Networking Overview: Networking is a common synonym for developing and maintaining contacts and personal connections with a variety of people who might be helpful to you and your career. It is an especially important aspect of career management in the financial services industry, since it is helps you keep abreast of:
- Career opportunities in your own firm
- Career opportunities in other firms
- Industry trends
- Pending developments in your firm and their ramifications for you
- Sources of technical expertise that you can tap
Networking Essentials: The art of networking has several essential aspects:
- Meeting people who can be of help to you
- Collecting and updating contact info, like phone numbers and e-mail addresses
- Keeping in regular contact with those in your network
- Thanking people for their help
- Helping others when asked
Networking in Finance: Networking is particularly active in the financial services industry for a few important reasons:
- Frequent layoffs created by consolidation of the financial industry or the business cycle
- Changes in strategic direction that reduce the importance of your position or department
- Mergers or internal political struggles that damage your career prospects (e.g., when a mentor is forced out, or when you are made subordinate to a similar group coming over in a merger)
- Financial professionals' eagerness to shop their talents around
- The need for trusted advisors on professional and career questions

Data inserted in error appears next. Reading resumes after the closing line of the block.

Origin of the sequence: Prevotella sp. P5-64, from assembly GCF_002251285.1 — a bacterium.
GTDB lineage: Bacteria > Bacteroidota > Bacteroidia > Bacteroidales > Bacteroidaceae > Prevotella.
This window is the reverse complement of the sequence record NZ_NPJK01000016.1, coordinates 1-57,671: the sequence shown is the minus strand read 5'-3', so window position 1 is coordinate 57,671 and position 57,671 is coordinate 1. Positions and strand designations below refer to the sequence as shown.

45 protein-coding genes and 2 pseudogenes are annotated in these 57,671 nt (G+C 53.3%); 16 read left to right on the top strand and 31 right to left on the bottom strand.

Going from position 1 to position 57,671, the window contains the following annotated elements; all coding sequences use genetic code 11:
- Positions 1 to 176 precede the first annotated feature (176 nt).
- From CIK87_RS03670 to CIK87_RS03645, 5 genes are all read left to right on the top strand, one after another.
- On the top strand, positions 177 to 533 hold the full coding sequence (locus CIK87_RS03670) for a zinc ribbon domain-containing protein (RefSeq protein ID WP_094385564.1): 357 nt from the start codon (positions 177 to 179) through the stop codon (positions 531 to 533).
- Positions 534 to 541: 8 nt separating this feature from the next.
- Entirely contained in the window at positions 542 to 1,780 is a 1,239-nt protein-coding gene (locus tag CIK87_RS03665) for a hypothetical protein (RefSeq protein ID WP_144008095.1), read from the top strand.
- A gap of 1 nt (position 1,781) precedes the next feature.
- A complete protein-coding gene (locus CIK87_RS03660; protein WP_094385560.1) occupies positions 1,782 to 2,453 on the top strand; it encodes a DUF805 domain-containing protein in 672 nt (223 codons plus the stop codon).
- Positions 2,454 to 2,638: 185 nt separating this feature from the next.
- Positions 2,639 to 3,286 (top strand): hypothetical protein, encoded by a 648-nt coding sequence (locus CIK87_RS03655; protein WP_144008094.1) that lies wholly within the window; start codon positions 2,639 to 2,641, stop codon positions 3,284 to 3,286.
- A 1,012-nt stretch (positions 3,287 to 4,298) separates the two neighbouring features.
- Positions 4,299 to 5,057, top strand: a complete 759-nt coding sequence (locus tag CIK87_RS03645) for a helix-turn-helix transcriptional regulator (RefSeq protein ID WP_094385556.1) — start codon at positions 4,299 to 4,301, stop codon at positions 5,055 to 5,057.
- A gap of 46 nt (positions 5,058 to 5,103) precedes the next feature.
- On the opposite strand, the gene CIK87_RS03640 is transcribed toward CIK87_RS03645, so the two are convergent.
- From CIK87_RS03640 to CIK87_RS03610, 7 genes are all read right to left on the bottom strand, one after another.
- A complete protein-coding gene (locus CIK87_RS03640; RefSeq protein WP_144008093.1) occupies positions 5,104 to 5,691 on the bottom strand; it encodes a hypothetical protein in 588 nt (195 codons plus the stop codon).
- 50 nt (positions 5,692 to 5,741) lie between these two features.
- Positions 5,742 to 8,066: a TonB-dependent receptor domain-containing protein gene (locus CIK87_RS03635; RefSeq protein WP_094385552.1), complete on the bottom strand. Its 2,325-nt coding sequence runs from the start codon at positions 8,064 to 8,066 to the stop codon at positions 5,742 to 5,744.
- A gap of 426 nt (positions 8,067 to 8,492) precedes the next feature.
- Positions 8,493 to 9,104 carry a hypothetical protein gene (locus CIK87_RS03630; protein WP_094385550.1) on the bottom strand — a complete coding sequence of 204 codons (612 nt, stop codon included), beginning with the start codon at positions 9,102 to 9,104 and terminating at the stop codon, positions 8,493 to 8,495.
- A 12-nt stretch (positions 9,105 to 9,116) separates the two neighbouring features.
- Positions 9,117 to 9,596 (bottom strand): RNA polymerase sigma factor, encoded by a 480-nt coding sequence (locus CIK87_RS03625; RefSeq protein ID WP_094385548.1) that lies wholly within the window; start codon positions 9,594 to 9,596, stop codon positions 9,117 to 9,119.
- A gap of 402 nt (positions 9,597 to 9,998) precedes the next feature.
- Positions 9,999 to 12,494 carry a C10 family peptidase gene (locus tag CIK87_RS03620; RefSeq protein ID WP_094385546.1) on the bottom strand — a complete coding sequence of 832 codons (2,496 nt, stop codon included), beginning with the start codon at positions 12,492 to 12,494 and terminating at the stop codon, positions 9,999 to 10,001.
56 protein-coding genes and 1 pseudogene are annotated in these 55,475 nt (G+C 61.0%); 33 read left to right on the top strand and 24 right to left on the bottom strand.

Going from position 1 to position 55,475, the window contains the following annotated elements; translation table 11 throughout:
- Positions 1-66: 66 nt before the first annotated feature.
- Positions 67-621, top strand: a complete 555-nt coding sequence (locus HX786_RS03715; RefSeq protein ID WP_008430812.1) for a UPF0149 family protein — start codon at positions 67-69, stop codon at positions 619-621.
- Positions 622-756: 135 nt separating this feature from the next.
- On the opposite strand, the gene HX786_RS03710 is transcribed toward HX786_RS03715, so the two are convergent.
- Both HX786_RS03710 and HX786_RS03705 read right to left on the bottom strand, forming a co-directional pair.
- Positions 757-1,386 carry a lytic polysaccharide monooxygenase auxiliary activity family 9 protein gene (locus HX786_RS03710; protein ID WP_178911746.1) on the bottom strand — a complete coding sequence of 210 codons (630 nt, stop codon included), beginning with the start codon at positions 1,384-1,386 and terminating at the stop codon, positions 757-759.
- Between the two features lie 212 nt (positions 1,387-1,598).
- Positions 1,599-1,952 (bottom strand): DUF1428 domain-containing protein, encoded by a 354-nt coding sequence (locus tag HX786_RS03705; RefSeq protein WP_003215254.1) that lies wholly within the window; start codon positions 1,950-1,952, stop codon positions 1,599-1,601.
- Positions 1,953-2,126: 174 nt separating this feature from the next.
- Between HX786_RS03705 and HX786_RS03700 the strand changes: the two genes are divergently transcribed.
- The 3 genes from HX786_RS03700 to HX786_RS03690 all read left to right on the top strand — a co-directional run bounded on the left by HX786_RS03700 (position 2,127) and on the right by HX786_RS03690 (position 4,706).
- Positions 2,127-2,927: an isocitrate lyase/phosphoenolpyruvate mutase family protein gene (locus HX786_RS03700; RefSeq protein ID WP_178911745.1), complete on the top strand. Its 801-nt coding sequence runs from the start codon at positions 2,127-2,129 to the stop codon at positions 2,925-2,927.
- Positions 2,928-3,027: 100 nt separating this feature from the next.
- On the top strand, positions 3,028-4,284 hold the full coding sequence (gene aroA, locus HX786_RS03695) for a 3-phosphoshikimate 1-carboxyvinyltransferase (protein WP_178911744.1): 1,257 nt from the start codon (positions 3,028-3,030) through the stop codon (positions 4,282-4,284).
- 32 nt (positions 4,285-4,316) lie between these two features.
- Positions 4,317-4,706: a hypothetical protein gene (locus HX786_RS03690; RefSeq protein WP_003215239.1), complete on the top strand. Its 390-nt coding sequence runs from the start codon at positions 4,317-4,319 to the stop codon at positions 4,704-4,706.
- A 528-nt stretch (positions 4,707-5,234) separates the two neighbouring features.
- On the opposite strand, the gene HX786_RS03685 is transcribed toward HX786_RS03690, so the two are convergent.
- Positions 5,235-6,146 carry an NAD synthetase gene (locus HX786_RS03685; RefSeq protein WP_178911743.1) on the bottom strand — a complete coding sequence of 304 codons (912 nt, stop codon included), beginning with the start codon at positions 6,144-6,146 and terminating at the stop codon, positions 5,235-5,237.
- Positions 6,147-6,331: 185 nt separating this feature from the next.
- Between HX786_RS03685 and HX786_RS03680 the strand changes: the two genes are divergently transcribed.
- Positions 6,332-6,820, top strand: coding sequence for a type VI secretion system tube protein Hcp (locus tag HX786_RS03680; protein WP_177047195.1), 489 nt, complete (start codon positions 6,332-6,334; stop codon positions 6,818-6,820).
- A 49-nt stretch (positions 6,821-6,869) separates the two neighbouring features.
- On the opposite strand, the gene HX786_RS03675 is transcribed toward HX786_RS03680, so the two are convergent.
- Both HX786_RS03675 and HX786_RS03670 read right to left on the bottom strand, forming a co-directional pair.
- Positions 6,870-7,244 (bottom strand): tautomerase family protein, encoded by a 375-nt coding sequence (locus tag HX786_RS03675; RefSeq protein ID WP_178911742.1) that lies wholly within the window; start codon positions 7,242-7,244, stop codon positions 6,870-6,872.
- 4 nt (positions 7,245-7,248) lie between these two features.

Networking and Job Changes: Networking is also especially important in the financial services industry because managers who move to new positions (either within or across firms) often bring along a whole team of subordinates. In many instances, these teams remain intact through several moves, even if they are across several different employers. Skilled networking is critical to getting on board with such a team and advancing your career in the process.
Networking and Problem Solving: Deft networking also allows you to tap technical expertise when you are faced with business problems that exceed your capacity, or that of your colleagues or staff, to solve. Knowing whom to contact with a particular business question or problem is like having a consultant at the ready to assist you. Career advancement often depends heavily on being able to get quick, accurate answers to problems from your personal networks.
Networking and Continuing Education: In using your network of personal contacts to assist with problem solving, you should be increasing your base of knowledge. Additionally, you should utilize your network for educational purposes even when there is not a specific problem at hand. Keeping in touch with knowledgeable people and discussing their fields of expertise can be an informal but extremely rich source of continuing education.
Mentoring Programs: Some companies and organizations offer formal mentoring programs in which younger, less experienced employees are introduced to older, veteran employees who will provide career advice and guidance. These programs can be structured to varying degrees, possibly with meetings on a regular basis, and possibly with formal agendas for these meetings. Whether or not the company or organization in question sponsors a formal mentoring program, savvy younger employees should attempt to establish informal mentoring relationships with more senior employees, such as their supervisors or more experienced colleagues.
Networking Challenges: Employees who work at remote locations away from headquarters, who spend weeks or months at a time at clients' worksites (a particular issue with auditors and consultants, such as those employed by the Big Four), or who telecommute are particularly disadvantaged regarding networking, since they have limited face-to-face contacts with other key personnel in their companies.
For More Information: Follow the links below for more detail on topics in career advancement where networking plays a vital role.